For the better part of the last 18 months, I have had a front row seat to a story of true success – both in Vision Therapy and in life. The lone character in this story is a co-worker, a patient, and a friend; fully embodied in one remarkable young woman. A young woman – who by all accounts – does not understand the meaning of the word “quit”; and on the contrary, personifies every aspect of strength and determination. When I contacted her to ask if she would allow me to share my perspective of her story in this blog, she graciously agreed. Her only request though, that I give her an alias; perhaps because she is too humble to share with the world how wonderful she is – but more likely because, she has conquered the mountain, and has no need to look back.
The alias I have chosen is after one of my greatest female inspirations – my great grandmother – whose friends called her “Bella”; which is Italian for “beautiful”. It’s the most appropriate alias I could find for a person with a beautiful spirit, an incredible faith, and the heart of a lion. This is Bella’s story.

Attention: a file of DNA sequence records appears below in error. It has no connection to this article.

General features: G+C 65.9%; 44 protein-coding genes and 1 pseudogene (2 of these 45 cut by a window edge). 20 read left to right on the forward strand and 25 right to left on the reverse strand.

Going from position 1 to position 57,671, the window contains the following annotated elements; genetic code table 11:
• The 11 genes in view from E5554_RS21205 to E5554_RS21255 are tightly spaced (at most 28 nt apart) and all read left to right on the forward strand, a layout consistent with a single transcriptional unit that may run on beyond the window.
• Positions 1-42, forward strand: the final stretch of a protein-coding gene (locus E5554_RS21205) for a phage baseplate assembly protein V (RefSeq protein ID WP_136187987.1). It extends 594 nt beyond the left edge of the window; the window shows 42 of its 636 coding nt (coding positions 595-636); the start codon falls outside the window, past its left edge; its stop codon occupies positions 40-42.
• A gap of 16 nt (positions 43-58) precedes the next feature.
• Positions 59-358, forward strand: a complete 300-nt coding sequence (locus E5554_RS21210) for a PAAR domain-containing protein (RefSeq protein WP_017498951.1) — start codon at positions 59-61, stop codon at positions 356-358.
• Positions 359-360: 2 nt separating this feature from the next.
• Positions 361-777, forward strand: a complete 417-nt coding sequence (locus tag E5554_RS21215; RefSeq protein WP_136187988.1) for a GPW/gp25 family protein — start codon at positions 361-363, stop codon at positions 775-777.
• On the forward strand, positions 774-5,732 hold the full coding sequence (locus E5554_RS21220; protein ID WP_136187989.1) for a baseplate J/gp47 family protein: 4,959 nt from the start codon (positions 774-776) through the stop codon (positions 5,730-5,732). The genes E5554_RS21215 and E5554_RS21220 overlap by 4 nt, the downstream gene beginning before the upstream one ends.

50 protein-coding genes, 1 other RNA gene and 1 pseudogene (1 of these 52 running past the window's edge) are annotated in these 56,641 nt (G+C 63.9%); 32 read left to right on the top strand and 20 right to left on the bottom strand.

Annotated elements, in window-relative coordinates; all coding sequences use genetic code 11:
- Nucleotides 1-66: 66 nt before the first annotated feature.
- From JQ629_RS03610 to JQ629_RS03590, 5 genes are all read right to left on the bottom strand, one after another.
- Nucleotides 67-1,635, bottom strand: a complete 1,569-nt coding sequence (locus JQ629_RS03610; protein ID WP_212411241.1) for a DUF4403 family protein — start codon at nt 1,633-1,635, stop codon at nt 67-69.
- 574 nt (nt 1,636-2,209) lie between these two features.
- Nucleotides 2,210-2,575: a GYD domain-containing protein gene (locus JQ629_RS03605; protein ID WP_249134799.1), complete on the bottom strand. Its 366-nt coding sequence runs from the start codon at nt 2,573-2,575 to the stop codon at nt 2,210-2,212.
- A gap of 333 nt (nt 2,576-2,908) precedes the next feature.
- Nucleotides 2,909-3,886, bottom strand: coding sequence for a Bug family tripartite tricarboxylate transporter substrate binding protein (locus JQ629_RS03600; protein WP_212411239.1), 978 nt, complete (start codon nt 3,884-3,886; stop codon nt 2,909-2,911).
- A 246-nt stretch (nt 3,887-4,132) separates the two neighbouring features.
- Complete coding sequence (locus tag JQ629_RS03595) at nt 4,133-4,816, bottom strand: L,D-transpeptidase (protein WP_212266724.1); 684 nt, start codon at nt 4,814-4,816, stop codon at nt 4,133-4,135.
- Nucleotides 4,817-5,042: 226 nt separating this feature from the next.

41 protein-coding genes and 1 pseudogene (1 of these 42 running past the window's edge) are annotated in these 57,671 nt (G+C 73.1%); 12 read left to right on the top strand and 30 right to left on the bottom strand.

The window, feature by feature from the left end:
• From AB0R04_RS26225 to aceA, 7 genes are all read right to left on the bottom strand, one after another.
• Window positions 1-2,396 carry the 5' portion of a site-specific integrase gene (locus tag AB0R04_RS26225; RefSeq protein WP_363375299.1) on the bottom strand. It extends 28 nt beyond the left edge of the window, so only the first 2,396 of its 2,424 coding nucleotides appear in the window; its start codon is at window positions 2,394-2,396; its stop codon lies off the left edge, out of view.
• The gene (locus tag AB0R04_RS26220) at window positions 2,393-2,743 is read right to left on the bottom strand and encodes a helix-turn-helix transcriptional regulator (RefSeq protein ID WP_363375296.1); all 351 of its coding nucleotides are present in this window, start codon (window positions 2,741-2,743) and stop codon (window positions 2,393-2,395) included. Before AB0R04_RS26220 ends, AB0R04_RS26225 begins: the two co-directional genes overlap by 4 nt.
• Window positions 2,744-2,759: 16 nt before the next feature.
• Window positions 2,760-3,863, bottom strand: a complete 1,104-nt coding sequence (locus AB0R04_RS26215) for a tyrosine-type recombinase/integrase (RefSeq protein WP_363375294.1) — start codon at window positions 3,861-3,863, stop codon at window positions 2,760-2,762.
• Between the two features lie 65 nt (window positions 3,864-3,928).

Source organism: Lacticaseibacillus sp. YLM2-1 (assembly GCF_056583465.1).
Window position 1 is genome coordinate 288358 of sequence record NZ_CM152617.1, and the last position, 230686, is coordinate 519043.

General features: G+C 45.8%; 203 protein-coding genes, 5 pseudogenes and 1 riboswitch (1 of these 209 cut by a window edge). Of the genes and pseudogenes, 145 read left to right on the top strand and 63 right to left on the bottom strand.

In the summer of 2010, our office hired a young lady who had just graduated from college, to train as a Vision Therapist. She had considered a career in both nursing and teaching, but as many of us have experienced, choosing a life path right out of college was tough. She had stumbled upon Vision Therapy, like many great therapists before her, and was intrigued. Since I was the Head Therapist at the time, I was responsible for her training. She spent her first few months in the office eager to learn and enthused at the amazing benefits VT had to offer. She asked many, many, many questions in a curious and almost apologetic tone. She quickly understood the gravity of what Vision Therapy had to offer; and the gravity of what becoming a good therapist would take. She approached every patient with a mixture of innocence, determination and sass – three necessary skills in most therapy rooms. She embraced Vision Therapy as a craft over the next year, and quickly became an asset to the office. She was growing in to a real Vision Therapist, and by the end of summer 2011, was considering certification as the next step in her journey. I agreed to be her mentor.